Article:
Offline Yora

Re: Science for Science Fiction! (Articles and the Like)
« Reply #223 on: March 15, 2018, 08:01:11 PM »
Efficient fusion would be actual magic.

Not sure how long it will take, but all the theoretical physics say that it should work. There is no scientific reason why it wouldn't. Might still be a good way off, but when it comes it will be the biggest thing since the steam engine. Maybe even even bigger than that.
Beneath the Leaves of Kaendor

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Offline Ray McCarthy

Re: Science for Science Fiction! (Articles and the Like)
« Reply #224 on: March 16, 2018, 09:25:58 AM »
The steam engine was known for hundreds of years, maybe two thousand before it became commercial. Then it was nearly two hundred years to become efficient.
It was deeper Cornish tin mines that made steam driven pump economic. It was VERY inefficient. This is why steam was used on inshore vessels long before ocean going ships. The efficiency was too low so enough coal couldn't be carried. Also the extra expense of fuel overcame awkwardness of sail on rivers, lakes, harbours and replaced horses on larger canals.
The steam turbine was a MUCH older idea than a piston engine. Obvious too. Modern Steam turbine was used in 1884 for electricity and in early 20th C on ships, though for a while the US Navy switched back to pistons.
https://en.wikipedia.org/wiki/Steam_turbine#History

>>
So we are not doing badly on Fusion. The first designs were only about 65 years ago and there is a way already to make net electricity which makes regular nuclear power station waste safe.
Hardly anything is overnight.
Idea of transistors was 1890s, theory was 1930s, working lab device 1948, first all transistor radio about 1955 but not common till 1959. IC idea is 1954, but not common till 1970s, the first microprocessor very quickly after, but wasn't till about 1975 good enough for PCs (which predate IBM PC by 6 years).
Smartphone idea is 1970s. Prototypes in 1980s, first models in 1998. But it took Apple's deal for data with selective operators to make it popular in 2007 (they didn't actually make first with touch screen or invent anything in reality for it. The GUI was bought in. Main chip was Samsung, no Apple phone chips, iOS created from MacOS X which was from UNIX based NextStep). ARM core of smart phones first used in Acorn Archimedes about 1986 and Apple Newton (development started 1987 and shipped in 1993)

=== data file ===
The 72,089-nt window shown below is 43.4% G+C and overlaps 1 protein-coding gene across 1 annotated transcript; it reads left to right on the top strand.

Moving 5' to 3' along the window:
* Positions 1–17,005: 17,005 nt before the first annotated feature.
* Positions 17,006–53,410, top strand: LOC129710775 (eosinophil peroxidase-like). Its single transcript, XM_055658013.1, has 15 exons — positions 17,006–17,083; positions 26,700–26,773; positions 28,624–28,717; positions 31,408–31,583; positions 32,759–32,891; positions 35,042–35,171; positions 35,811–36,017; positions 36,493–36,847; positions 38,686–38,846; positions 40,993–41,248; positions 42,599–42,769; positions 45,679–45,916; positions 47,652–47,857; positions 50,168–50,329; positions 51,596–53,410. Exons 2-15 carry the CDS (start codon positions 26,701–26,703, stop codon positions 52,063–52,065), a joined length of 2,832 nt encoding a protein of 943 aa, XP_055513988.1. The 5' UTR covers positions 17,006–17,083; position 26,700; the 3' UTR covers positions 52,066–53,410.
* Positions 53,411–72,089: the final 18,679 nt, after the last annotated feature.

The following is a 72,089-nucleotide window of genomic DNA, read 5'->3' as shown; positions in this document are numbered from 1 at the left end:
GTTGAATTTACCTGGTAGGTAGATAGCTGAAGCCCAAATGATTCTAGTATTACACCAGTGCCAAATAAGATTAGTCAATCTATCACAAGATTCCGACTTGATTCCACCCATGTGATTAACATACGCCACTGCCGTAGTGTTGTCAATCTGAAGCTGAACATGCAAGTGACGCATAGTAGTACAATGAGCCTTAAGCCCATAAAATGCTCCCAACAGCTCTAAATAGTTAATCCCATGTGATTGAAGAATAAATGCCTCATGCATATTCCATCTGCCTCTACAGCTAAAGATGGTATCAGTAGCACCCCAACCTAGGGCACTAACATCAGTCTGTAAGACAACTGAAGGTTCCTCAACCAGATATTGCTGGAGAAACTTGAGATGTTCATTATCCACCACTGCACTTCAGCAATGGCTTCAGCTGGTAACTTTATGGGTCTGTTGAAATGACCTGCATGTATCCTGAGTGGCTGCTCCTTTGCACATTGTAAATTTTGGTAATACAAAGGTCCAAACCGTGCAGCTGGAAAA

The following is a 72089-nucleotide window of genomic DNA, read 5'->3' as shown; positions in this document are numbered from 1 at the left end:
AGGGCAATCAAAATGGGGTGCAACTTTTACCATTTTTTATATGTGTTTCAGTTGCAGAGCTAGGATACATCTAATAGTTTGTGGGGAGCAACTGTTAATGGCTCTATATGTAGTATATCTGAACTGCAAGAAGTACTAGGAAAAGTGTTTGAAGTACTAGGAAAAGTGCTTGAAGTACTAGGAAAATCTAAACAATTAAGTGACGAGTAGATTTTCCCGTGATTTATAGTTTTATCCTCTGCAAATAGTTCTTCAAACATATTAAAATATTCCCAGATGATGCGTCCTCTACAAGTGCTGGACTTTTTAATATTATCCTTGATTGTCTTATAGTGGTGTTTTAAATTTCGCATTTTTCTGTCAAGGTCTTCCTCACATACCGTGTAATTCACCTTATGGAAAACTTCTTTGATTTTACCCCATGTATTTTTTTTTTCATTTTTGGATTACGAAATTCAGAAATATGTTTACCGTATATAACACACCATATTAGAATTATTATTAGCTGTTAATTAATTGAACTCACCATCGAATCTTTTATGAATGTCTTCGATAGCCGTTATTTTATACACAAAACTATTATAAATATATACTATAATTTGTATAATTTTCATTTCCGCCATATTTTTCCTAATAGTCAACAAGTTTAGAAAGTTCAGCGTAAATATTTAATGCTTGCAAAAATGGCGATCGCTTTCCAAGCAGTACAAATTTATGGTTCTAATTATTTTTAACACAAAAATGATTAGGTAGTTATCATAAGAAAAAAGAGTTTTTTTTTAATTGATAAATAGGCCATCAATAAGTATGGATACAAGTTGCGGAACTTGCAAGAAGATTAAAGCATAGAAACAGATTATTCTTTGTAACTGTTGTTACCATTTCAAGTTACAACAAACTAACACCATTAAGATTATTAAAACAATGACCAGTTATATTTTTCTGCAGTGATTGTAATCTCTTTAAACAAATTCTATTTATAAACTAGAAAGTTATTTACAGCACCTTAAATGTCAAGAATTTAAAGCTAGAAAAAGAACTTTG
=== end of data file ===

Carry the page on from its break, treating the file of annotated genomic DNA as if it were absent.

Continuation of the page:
Capacitive touch screens are as old as resistive. Resistive was needed for resolution for handwriting recognition, sketches & notes. Newton, Palm etc. Apple abandoned it on iPhone because it was aimed at consumer, not business who wanted to annotate documents on phones & PDAs, not an innovation but a change of use from information creation to content browsing.
Tablet computers were a niche success from 1989. It took combination of better LCDs, LiPoly batteries, faster ARM CPUs and large Flash memory to make them practical for ordinary consumers about 20 years later. Also Linux / UNIX proved to be a better OS for them than Windows (iOS is derived from BSD UNIX and Android is a layer on top of Linux).

Incremental developments before widespread retail success. Same is true of Video tape, Video disc to BluRay, MP3 players (Apple iPod very late to that party).

Some developments are like SF in concept and only see short lived application, or even just demos:
Holographic storage
Bubble memory
Magneto Optical disks (nearly popular in 1990s, too expensive).
Laser Discs (a technical dead end in started in 1970s, never really took off outside USA).
The 8 Track Cartridge had low penetration outside USA. Doomed by 1963 Compact Cassette, called such as RCA had a 1/4" format cassette in 1958.

Rare nano tech mechanical displays like SF:
DLP projectors. Each pixel is a moving mirror
eInk. Each pixel is black balls in a cell of milky liquid.
Mirasol. A colour panel using mechanical cells like petals on a butterfly wing to do colour. A market failure. Used in three eBook readers last made in about 2012.

OLED tech predates real LEDs. Took a long time to get it viable. LCD is only monochrome. Uses a backlight and stripe dye filters for colour. The material concept for LCDs dates from 1880s. It was 1970 when workable displays made. It's only about 10 to 15 years ago that colour panels have matched CRT for quality and still only more expensive systems.